Enhanced rhamnolipid production by Pseudomonas aeruginosa under phosphate limitation
Article in Press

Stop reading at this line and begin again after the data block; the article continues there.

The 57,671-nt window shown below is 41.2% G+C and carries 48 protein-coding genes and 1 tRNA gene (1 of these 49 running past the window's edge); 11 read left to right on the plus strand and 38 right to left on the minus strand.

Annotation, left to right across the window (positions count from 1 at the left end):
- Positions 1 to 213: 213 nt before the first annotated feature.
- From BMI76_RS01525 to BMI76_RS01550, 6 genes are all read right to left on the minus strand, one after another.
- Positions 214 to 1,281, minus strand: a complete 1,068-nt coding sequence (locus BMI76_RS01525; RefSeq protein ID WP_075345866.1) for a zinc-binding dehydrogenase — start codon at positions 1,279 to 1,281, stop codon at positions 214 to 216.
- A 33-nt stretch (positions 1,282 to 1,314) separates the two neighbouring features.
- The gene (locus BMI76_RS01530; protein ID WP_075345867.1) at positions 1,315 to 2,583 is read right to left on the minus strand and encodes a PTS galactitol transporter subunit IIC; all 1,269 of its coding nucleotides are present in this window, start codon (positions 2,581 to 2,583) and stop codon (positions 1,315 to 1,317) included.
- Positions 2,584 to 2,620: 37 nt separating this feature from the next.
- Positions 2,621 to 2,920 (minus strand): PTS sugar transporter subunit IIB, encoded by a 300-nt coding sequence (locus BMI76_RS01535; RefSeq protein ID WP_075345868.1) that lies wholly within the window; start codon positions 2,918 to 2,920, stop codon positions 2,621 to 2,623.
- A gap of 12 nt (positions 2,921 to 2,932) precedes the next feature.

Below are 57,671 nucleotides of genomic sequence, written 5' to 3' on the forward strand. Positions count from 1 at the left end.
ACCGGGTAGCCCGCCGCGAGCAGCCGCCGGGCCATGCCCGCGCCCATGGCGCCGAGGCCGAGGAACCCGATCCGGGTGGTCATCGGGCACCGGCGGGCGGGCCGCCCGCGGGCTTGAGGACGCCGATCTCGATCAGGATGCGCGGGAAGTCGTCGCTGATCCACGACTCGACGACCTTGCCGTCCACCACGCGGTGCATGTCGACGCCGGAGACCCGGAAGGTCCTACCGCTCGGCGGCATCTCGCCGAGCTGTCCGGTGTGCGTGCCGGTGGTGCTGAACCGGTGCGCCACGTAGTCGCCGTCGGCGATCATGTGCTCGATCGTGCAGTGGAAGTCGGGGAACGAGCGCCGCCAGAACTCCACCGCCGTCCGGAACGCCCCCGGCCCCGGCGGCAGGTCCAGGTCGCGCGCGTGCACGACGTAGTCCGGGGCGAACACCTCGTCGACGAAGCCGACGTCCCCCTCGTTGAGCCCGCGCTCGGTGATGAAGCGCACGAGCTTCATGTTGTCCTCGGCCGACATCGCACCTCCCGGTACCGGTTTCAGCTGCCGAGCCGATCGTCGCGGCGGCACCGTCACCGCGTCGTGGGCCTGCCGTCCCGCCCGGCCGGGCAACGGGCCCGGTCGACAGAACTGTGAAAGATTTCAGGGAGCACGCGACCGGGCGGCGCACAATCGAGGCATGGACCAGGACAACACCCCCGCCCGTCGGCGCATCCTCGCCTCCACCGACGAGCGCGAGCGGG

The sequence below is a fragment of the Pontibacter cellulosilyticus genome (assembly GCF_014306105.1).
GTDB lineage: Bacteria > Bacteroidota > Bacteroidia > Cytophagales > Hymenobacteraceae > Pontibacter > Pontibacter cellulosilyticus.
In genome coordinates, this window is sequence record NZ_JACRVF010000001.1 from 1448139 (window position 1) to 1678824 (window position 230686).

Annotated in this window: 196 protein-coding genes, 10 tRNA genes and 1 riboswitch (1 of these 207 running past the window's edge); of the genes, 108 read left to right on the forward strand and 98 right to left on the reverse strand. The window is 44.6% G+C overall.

Rhamnolipid biosurfactants are effective antimicrobial agents and provide a promising alternative to synthetic medicine. Rhamnolipid accumulation by Pseudomonas aeruginosa ATCC 9027, and associated antimicrobial activity, was quantified during phosphate limited culture. The onset of rhamnolipid production occurred below 0.35 mg phosphate/l. Thereafter rhamnolipid accumulated during phosphate exhaustion where nitrogen remained above 0.9 g/l. A maximum 4.261 g rhamnolipid/l (measured as 1.333 g rhamnose/l) was attained at a productivity of 0.013 g rhamnose/l/h. Rhamnolipid accumulation under conditions of phosphate exhaustion and nitrogen excess suggests a non-specificity of the limiting nutrient, and that rhamnolipids will be synthesised provided carbon is in excess of the metabolic capacity. Antimicrobial activity was demonstrated against Mycobacterium aurum, a surrogate for M. tuberculosis, the causal agent of most forms of tuberculosis, by a 45 mm zone of M. aurum inhibition around a well of supernatant containing 3.954 g rhamnolipid/l. © 2010 Springer Science+Business Media B.V.